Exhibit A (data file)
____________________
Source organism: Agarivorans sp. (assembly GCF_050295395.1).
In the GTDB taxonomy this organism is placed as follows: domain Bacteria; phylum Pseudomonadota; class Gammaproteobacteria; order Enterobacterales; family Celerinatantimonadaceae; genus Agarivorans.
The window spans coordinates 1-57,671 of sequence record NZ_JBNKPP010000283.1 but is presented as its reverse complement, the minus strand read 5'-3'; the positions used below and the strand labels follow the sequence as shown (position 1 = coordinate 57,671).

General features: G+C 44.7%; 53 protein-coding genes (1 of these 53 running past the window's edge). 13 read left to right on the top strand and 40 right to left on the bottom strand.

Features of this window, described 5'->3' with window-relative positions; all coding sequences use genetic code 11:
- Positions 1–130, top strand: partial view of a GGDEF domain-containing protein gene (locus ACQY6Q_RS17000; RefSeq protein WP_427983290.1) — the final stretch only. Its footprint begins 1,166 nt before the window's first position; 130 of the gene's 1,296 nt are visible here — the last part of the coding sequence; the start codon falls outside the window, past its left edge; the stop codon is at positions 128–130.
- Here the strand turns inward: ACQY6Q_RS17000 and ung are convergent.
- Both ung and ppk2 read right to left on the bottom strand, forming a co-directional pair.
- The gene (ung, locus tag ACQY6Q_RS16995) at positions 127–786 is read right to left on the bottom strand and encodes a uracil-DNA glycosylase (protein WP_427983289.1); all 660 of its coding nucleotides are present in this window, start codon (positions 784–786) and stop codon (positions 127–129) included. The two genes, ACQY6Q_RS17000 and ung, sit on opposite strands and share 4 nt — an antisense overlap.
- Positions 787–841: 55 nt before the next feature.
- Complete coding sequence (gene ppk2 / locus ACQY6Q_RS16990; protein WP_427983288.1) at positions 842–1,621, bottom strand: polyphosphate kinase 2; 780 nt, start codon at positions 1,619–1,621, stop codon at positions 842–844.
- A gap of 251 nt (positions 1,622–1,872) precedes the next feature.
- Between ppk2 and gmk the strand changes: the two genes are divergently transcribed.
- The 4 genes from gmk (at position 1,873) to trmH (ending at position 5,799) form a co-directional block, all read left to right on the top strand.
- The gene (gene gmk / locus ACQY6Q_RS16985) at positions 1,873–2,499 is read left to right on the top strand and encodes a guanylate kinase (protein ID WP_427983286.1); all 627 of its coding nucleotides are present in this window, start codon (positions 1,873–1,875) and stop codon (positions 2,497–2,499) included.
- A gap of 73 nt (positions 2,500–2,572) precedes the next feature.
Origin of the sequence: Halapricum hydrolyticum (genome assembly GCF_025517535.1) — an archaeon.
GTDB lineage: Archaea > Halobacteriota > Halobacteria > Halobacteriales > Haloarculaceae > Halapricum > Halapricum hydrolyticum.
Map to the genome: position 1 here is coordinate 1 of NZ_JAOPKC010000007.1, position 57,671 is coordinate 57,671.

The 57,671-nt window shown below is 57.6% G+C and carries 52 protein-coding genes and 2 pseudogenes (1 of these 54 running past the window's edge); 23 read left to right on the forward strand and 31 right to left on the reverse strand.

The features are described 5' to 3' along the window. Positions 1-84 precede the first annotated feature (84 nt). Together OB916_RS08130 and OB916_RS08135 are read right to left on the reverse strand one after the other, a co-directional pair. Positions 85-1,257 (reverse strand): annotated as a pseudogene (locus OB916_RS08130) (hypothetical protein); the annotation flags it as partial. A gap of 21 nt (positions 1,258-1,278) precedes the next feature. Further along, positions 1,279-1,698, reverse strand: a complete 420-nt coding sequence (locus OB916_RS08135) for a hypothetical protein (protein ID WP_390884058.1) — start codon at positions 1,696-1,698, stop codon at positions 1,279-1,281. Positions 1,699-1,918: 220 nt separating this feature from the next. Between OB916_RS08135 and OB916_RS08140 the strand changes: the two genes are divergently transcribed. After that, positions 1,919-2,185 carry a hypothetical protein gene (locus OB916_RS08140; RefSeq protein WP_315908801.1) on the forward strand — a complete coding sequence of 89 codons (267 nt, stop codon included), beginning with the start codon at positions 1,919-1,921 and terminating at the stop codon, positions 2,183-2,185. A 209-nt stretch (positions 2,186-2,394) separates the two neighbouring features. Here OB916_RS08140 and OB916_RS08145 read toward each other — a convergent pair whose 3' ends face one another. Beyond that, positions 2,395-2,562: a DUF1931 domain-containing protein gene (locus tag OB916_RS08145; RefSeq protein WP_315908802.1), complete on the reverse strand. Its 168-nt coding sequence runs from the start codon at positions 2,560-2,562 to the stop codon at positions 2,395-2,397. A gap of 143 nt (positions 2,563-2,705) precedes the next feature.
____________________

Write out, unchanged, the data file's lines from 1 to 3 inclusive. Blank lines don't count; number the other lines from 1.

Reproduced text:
Source organism: Agarivorans sp. (assembly GCF_050295395.1).
In the GTDB taxonomy this organism is placed as follows: domain Bacteria; phylum Pseudomonadota; class Gammaproteobacteria; order Enterobacterales; family Celerinatantimonadaceae; genus Agarivorans.
The window spans coordinates 1-57,671 of sequence record NZ_JBNKPP010000283.1 but is presented as its reverse complement, the minus strand read 5'-3'; the positions used below and the strand labels follow the sequence as shown (position 1 = coordinate 57,671).